“Psychiatric nursing is the cake and ice cream of nursing.” That’s what Louise Jones’ co-worker said to her when she began her nursing career in 1960. In 50-plus years as a psychiatric nurse, she couldn’t agree more.
Louise, who most recently served as a nurse in Elkhart’s injection clinic, retired from Oaklawn on May 30 after 40 years with the organization. In that time, she saw many changes in the field and at Oaklawn, and was even a part of those changes more than once.
Louise entered the nursing field about the same time de-institutionalization began. She was part of the team that opened Memorial Hospital’s first psychiatric inpatient unit, one of the first units to be unlocked, with employees who did not wear uniforms.
“The only way you could tell the difference between clients and staff was by who was wearing a name tag,” Louise said.
After her tenure at Memorial and taking some time to care for her family, Louise started as an Oaklawn nurse in 1978. She worked at Oaklawn’s former Lexington Avenue location in Elkhart making home visits to individuals released from the state hospital and helping run Oaklawn’s residential program for adults. She would lead clinics with clients, provide lunch and make prescription medication boxes to ensure the clients had their medications for the weeks to come.
During her time in that program, she saw the need for apartments for adults with mental illness. So she – along with a few Oaklawn employees, a volunteer and staff from the Mental Health Association – flew to St. Louis at the expense of a donor to see how one doctor was leading new housing programs. They brought the information back and created Oaklawn’s first housing program, built our first payee system, and started building relationships with local landlords. Village Green in Elkhart was the first to agree. Oaklawn and the Mental Health Association were able to rent two apartments, a two-bedroom that housed four men and two-bedroom that housed four women.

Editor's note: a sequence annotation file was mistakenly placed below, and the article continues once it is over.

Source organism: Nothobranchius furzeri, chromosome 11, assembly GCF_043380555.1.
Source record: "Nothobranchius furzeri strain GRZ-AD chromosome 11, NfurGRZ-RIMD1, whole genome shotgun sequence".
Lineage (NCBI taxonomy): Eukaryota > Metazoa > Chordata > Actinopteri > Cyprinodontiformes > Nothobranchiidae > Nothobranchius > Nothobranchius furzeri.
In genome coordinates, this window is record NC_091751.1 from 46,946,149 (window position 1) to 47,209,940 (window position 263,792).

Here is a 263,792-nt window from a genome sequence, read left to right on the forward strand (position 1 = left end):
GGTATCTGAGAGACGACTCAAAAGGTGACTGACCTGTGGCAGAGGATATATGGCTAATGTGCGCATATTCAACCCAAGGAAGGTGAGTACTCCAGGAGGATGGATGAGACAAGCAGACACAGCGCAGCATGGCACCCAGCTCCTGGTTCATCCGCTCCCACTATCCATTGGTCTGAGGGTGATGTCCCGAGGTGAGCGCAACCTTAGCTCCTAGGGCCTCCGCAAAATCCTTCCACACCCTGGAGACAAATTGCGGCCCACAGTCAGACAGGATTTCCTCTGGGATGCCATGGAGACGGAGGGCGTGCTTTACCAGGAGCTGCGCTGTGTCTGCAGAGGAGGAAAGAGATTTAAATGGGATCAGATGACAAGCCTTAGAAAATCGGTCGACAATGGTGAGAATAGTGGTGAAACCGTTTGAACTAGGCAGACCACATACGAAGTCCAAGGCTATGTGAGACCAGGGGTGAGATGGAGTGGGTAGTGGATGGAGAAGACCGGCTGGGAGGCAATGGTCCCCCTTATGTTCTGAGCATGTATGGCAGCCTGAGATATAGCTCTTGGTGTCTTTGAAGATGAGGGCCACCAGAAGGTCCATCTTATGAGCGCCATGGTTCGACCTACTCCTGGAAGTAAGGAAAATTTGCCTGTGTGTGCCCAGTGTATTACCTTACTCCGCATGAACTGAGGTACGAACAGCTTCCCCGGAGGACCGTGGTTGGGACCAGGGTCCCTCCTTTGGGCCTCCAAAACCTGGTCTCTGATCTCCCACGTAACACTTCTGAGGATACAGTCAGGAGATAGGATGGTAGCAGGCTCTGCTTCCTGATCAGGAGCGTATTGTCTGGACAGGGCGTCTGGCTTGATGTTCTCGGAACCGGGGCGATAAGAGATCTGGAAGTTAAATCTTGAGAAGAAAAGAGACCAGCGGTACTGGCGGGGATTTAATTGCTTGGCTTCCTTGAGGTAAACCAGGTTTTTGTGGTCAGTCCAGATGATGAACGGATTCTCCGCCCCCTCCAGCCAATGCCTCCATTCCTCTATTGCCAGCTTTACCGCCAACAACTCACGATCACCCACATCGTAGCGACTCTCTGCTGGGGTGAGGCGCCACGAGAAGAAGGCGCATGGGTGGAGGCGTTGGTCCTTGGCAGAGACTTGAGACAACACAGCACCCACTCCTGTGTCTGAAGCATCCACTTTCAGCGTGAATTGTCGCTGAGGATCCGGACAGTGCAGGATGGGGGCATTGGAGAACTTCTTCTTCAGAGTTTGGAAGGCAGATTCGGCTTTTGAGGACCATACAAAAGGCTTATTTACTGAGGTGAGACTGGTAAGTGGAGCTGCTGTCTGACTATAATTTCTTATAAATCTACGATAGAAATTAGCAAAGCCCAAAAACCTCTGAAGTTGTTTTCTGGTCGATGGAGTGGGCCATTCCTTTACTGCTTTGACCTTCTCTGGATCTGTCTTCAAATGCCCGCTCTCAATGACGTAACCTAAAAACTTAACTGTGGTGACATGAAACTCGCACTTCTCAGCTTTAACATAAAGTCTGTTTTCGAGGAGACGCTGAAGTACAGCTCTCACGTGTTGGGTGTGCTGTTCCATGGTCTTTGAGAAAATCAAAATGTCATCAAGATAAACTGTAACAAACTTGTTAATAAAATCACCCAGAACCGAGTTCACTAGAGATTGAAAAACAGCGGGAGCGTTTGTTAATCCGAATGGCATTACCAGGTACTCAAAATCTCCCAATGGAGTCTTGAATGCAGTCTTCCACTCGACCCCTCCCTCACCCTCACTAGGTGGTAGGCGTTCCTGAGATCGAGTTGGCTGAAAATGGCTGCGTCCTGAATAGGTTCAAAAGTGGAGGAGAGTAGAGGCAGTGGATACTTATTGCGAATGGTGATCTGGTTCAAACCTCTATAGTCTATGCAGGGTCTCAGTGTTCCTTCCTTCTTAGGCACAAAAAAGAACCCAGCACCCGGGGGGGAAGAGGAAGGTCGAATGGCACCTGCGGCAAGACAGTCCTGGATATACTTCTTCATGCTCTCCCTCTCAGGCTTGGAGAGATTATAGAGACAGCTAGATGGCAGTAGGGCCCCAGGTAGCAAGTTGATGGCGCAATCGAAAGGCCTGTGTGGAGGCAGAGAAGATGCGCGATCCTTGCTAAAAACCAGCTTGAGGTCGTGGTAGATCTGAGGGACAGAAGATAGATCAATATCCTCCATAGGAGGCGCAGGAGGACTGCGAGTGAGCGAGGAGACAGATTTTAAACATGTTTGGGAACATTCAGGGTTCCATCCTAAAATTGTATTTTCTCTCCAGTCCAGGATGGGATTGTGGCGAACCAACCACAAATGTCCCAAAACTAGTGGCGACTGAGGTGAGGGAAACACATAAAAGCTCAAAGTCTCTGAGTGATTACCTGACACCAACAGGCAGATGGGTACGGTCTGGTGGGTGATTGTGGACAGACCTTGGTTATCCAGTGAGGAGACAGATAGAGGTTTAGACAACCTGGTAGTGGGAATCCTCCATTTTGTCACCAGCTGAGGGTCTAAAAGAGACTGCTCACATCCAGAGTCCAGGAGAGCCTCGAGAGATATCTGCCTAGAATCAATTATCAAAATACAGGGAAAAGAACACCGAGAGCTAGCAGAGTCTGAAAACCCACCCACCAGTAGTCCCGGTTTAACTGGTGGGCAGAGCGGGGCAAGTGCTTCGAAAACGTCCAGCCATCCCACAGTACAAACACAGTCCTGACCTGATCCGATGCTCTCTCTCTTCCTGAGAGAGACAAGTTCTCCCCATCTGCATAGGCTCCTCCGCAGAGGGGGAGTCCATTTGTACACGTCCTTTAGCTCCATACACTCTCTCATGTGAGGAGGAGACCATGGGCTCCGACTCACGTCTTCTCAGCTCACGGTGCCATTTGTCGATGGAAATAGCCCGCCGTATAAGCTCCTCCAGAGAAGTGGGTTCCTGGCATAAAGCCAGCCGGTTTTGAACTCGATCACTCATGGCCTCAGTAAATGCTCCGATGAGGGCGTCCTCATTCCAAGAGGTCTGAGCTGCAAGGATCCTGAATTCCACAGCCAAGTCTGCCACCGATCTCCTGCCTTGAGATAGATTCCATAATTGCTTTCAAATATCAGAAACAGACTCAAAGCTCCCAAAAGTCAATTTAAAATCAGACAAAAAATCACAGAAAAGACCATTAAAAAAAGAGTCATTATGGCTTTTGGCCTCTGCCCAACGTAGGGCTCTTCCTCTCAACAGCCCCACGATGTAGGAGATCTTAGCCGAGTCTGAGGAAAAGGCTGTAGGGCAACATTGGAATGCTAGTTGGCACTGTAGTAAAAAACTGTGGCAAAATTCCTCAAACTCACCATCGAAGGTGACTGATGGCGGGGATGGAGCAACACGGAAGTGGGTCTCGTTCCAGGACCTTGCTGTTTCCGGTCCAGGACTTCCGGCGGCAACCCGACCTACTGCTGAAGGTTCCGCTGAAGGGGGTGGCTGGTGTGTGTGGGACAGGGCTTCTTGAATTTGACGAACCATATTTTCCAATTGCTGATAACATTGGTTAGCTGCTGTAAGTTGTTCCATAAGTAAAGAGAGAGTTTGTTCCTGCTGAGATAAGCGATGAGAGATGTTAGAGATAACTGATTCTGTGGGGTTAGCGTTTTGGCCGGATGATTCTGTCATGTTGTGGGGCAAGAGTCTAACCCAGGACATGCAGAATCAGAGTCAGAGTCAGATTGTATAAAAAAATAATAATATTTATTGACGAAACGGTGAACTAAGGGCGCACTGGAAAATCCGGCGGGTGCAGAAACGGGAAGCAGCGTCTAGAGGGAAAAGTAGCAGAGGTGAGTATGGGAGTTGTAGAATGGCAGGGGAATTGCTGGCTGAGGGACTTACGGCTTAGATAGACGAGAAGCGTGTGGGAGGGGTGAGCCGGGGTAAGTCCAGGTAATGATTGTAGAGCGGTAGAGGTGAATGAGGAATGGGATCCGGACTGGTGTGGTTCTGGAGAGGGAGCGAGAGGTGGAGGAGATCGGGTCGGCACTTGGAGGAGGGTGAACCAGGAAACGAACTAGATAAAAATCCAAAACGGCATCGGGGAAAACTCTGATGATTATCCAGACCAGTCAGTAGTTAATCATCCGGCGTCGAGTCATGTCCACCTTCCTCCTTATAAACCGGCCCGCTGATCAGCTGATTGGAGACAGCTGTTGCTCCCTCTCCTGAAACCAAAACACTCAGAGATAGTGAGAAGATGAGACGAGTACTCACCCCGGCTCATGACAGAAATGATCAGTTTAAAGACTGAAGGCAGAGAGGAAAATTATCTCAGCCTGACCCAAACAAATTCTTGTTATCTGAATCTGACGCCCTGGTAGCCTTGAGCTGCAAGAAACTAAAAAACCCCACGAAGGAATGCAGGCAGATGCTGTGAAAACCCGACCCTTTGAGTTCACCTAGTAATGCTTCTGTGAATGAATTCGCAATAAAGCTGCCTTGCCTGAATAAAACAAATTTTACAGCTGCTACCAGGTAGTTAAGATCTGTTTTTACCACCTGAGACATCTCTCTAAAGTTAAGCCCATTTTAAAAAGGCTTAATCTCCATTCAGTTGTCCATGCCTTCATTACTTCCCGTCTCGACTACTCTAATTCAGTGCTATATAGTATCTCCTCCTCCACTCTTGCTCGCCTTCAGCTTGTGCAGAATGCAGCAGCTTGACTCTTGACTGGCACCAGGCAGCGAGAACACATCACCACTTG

“Many of these residents had been placed in nursing homes after they left the state hospital, and it wasn’t a good fit for anyone, our clients, or the staff at the nursing home who had no psychiatric experience,” Louise said. “Getting these housing programs started was so important to the success of the people we serve.”
Because of the success of that program, Oaklawn was able to apply for a grant to build its first apartments, still in use next to Oaklawn’s current Elkhart campus.
Louise was also a part of starting Elkhart’s local NAMI chapter. “I attended the first NAMI National Conference in 1978 and at the meeting, families were crying out that we (CMHCs) weren’t listening to them. After I returned home, I knew our community needed it.” Louise said. The first NAMI chapter started meeting unofficially once a week for family education and support. Over the next few years, local leaders expanded their family supports and officially became a NAMI chapter.
Those weren’t the only projects Louise was a part of. In the early 1980s she had another dream: to stay in contact with local residents who were placed in state hospitals. She convinced her supervisor, Sandy Kauffman, to let her take a day a month to go to Logansport State Hospital and visit local residents.
“At that time, people weren’t doing that, the only contact we had at the state hospitals was through the phone and our residents needed help getting out of there faster- they needed that local connection,”